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Health Care


Health Care

Health care in America today works very well for some Americans, moderately well for most Americans, and not well or not at all for too many Americans. 

My goal is to preserve the best of American health care while closing the unacceptable gaps in availability, affordability, access and quality. It is critical to get this right for current and future generations, and I believe we need a renewed national debate, including within Congress, on how best to do so. That is why it is critical for Congress to remain focused on protecting and improving the Affordable Care Act, lowering prescription drug prices and increasing investments in biomedical research.
Protecting and Improving the Affordable Care Act

In the big picture, I am committed to achieving access to affordable, quality health care for all Americans. Despite the advances that have been made under the Affordable Care Act (ACA) and, in Hawai‘i, under the Prepaid Health Care Act, there are still tens of millions of Americans who are uncovered and tens of millions more who are insufficiently or unaffordably covered. And there remain unacceptably high costs throughout much of current health care, especially prescription drugs, as well as attempts to reverse the ACA’s prohibition on discriminating against those with pre-existing conditions.

Throughout my time in Congress, I have consistently voted for the legislation that will increase affordability and reduce premium costs for consumers. In March 2021, I supported passage of the American Rescue Plan Act (ARPA) because it included a broad expansion of ACA premium subsidies for people enrolled in Marketplace health plans. Since its enactment, ARPA’s enhanced premium tax credits have made health insurance more accessible for millions of low- and middle-income Americans. This is why on August 12, 2022, I supported a three-year extension to the enhanced premium tax credits by voting to pass the Inflation Reduction Act.

Today, we are seeing in real-time the impacts of these tax credits on our healthcare system. In January 2024, the U.S. Department of Health and Human Services (HHS), announced a record-breaking enrollment 21.3 million people signed up for health care coverage in the ACA Marketplaces during the 2022-2023 Open Enrollment Season, including 5 million new enrollees. Over the past two years, the number of people who have signed up for affordable health care plans through has increased by nearly 50 percent. In addition, four out of five enrollees can now find a health plan for $10 or less per month. These tax credits have and will continue to help millions of Americans gain health insurance and millions more find affordable health plans that work for them.

Lowering Prescription Drug Prices

I believe that prescription drug prices in the United States are too high and that we must act to control them so people don’t have to choose between health care and food, housing and other necessary expenses. 

That is also one of the reasons why I voted for the Inflation Reduction Act. It will give Medicare the authority to directly negotiate prices on the costliest drugs for the first time. In addition, the measure will penalize pharmaceutical companies that raise the price they charge Medicare patients faster than inflation. Negotiating drug prices isn’t just good for lowering the cost of drugs for patients, but it can save the Medicare program billions and help us reinvest those savings in other healthcare needs. Medicare recently began price negotiations and announced the first 10 drugs that will be used for the first cycle of price negotiation beginning in 2026. You can see a list of the 10 drugs here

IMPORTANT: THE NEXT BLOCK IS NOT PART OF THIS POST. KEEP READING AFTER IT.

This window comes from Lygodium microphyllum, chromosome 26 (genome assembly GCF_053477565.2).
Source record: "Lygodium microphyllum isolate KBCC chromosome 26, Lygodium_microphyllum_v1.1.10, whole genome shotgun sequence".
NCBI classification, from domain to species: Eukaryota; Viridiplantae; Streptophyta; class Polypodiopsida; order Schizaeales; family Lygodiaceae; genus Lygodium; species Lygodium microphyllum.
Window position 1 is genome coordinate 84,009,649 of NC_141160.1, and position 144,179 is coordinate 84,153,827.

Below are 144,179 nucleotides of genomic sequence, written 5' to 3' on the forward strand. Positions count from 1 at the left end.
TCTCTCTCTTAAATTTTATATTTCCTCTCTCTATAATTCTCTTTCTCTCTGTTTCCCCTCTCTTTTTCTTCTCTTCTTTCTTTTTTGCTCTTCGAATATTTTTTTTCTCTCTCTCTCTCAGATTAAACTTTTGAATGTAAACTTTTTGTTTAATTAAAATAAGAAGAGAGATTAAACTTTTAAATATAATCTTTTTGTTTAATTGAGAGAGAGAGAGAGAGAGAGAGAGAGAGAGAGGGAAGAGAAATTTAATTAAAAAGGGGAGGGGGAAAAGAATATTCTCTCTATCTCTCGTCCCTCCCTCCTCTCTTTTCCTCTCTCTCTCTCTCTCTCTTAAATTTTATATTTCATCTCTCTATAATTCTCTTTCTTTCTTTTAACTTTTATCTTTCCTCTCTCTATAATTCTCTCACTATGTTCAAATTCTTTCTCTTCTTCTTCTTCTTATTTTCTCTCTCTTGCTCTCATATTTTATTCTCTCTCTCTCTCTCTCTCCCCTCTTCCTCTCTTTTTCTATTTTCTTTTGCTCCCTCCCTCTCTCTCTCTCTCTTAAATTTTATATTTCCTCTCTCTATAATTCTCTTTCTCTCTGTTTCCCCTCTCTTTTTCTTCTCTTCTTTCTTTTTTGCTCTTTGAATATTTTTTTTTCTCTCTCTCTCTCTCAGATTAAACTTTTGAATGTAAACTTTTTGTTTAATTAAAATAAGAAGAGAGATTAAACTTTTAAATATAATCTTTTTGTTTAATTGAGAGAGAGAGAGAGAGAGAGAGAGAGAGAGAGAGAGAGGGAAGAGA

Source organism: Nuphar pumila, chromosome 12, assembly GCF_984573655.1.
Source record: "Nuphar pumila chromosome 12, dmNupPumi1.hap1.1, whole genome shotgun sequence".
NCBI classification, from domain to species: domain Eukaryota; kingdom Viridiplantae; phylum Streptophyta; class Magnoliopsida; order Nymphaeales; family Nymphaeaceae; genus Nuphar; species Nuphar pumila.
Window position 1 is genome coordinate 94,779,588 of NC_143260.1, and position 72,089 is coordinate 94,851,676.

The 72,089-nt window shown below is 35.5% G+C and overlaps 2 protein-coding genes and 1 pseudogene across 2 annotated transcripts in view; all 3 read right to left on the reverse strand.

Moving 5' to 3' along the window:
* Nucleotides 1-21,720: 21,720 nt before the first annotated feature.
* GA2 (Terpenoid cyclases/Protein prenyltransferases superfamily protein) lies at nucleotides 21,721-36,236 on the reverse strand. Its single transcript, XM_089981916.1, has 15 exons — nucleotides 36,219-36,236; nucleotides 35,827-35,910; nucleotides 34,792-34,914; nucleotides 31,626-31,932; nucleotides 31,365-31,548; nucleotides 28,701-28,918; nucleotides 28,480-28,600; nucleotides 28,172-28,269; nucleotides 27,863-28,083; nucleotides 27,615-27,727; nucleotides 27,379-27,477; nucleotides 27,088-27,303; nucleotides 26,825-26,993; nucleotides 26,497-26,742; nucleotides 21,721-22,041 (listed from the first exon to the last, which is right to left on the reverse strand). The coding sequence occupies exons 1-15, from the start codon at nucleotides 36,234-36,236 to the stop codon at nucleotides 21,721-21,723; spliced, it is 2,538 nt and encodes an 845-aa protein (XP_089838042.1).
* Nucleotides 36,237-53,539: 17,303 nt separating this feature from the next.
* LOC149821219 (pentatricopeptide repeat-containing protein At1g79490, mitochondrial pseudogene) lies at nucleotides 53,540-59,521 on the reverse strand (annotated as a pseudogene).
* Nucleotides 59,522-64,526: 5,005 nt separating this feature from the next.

The Inflation Reduction Act will also make vaccines free for all Medicare beneficiaries and cap seniors’ out-of-pocket costs on insulin products to $35 per month and prescription drug spending to $2,000 a year, enabling Medicare’s 64 million enrollees to spend less out of pocket for their medications. I am working closely with my colleagues in Congress and federal agencies on the implementation of these critical Medicare reforms to ensure they result in real cost-savings for patients across our Hawai‘i. 

Investments in Biomedical Research

I believe full funding for the National Institutes of Health (NIH) and other related agencies is necessary to invest in critical healthcare research and for our country to stay at the forefront of medical and scientific innovation. Such advancements will help improve our understanding of disease and accelerate the development of new treatments and cures.

Today, we are seeing in real time the impact of this important research through the development of vaccines and diagnostic breakthroughs to combat COVID-19, and we are beginning to invest in research to address post-acute sequelae of COVID-19, often referred to as Long COVID. If medical innovation advances at the current pace, we could discover more effective treatments and cures to cancer and other diseases like diabetes and Alzheimer’s in our lifetimes.

As a member of the House Committee on Appropriations, I worked to secure $48.6 billion for NIH in Fiscal Year 2024. Funding highlights include targeted investments in research to address Alzheimer’s disease, cancer, opioid abuse and health disparities, among other conditions. These funds also include $1.5 billion in funding for the Advanced Research Projects Agency for Health, which conducts cutting edge biomedical research to provide NIH with the additional capacity needed to accelerate the pace of biomedical breakthroughs and execute our national priorities. I will continue to champion the NIH so that we can support scientific discoveries to improve health outcomes and save lives.